The Cuming Museum sought to challenge several myths of Caribbean history, such as those of the cannibalistic Caribs eating their way through docile Arawak communities, or those pertaining to the often repeated notion that indigenous peoples in the Caribbean are extinct. In this vein, the organizers of the exhibition explain, "the Cuming Museum wanted to explore their survival in more depth and to discover whether there are any echoes of indigenous culture surviving in Southwark's Caribbean culture today." The Untold Origins exhibition was originally presented for Black History Month in 2004. It sought to explore "the untold history of the indigenous people of the Caribbean and their contribution to the Caribbean culture of today." An attempt was made to join reflection of Caribbean indigenous survival with contemporary ways of making sense of one's identity, and how movement and cross-cultural contact could affect the process of making one's identity.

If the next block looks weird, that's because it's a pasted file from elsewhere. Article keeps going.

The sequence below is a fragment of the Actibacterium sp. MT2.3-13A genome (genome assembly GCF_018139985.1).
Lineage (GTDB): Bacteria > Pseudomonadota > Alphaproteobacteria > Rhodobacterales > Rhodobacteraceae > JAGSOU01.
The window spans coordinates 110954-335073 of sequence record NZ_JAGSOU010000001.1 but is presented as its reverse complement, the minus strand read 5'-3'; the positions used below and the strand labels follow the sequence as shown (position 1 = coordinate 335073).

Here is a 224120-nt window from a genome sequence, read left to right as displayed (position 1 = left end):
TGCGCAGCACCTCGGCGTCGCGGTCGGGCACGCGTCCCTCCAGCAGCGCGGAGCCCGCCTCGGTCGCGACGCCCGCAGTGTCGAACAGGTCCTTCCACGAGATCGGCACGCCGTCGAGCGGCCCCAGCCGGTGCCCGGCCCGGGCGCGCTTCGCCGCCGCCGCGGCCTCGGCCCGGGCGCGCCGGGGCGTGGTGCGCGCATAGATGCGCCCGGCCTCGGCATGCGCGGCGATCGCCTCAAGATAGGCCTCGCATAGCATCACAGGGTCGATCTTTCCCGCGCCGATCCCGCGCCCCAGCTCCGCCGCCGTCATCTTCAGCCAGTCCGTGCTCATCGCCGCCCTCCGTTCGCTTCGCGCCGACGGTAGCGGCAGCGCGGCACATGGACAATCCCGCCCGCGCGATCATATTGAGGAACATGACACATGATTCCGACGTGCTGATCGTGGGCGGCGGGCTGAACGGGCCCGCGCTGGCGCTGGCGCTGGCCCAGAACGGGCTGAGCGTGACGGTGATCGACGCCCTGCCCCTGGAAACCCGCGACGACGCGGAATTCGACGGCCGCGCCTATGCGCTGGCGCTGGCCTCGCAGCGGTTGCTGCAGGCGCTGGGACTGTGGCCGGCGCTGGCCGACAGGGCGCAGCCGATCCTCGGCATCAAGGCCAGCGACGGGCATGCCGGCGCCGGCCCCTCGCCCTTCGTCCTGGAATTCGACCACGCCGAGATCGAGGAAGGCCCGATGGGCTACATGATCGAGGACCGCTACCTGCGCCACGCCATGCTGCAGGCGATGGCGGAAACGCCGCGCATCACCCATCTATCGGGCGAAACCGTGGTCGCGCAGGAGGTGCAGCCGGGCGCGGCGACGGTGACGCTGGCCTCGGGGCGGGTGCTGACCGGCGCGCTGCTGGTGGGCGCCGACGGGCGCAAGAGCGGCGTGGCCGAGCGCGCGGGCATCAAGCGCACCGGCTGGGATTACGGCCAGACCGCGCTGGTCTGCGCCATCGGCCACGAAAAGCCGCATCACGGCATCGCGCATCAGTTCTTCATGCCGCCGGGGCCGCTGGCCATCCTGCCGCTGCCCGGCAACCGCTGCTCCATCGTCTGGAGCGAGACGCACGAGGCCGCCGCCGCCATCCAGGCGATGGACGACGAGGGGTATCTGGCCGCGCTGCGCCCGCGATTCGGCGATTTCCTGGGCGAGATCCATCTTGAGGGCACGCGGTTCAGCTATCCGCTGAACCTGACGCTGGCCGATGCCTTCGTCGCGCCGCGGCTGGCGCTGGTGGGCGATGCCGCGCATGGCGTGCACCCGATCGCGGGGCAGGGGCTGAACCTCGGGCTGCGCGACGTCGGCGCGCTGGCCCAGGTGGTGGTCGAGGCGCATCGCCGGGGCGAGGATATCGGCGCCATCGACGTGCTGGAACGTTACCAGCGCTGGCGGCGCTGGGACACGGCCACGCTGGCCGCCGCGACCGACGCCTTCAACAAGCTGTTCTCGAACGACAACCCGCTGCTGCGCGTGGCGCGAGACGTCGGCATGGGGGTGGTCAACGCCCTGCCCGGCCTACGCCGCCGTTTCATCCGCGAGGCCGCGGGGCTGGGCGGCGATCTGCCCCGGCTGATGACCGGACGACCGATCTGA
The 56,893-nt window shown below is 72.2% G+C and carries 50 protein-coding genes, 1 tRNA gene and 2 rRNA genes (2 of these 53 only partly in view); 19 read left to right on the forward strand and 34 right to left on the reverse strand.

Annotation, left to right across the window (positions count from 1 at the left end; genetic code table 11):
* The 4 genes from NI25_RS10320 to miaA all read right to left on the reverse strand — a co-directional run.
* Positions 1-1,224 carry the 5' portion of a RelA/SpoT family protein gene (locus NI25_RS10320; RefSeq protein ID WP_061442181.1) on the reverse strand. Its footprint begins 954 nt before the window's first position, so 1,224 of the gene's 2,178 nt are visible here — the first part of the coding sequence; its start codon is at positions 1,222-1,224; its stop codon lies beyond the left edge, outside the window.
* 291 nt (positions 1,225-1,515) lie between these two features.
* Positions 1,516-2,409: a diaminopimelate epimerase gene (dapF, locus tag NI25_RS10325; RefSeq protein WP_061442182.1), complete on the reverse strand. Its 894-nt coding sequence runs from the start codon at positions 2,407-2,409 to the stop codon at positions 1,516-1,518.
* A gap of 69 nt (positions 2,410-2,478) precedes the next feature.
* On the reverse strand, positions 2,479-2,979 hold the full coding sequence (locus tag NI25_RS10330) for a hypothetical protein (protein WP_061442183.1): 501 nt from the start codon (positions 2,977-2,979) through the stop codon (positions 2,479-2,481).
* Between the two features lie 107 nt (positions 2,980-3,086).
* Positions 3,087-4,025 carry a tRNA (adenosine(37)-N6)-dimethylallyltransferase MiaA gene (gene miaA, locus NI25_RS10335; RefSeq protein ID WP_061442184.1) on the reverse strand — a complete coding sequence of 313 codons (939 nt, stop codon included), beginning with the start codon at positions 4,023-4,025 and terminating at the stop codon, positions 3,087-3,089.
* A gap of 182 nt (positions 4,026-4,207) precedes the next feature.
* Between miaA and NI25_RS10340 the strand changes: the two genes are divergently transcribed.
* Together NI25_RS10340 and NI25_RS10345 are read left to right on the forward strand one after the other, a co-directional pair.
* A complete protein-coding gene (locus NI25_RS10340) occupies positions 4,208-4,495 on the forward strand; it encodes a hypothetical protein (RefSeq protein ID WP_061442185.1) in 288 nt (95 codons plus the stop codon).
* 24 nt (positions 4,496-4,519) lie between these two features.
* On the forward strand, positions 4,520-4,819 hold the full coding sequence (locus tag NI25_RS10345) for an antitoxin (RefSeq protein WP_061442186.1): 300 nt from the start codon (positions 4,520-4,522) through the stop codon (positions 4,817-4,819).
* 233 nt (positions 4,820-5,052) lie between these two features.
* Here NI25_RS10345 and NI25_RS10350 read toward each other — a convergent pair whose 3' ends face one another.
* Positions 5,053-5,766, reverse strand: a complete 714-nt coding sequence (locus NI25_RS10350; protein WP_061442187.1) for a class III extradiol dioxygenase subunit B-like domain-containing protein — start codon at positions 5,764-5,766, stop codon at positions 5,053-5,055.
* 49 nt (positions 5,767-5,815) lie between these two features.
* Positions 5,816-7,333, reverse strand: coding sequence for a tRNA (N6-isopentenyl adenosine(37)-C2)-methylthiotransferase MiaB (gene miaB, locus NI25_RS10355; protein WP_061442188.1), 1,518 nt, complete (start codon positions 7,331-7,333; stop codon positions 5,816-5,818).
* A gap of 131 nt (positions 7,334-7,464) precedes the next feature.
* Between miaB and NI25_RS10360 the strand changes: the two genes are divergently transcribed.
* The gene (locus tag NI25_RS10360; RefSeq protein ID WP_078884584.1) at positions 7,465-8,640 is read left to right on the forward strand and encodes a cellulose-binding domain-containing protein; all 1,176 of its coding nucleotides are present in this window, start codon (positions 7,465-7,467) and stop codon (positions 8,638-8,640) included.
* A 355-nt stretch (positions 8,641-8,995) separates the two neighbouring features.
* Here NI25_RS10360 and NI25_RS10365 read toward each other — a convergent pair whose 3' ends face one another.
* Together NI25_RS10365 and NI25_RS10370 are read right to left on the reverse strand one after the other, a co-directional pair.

The Cuming Museum has since decided to provide online the various photographs and information boards that were used for the exhibition, for the sake of those who could not have been present.
- Untold Origins introduction (742kb)
- The Schomburgk collection (624kb)
- The shared culture (152kb)
- Resistance and survival (280kb)
- The gli-gli carib canoe project (136kb)
Please click here to go to the original site for the exhibition.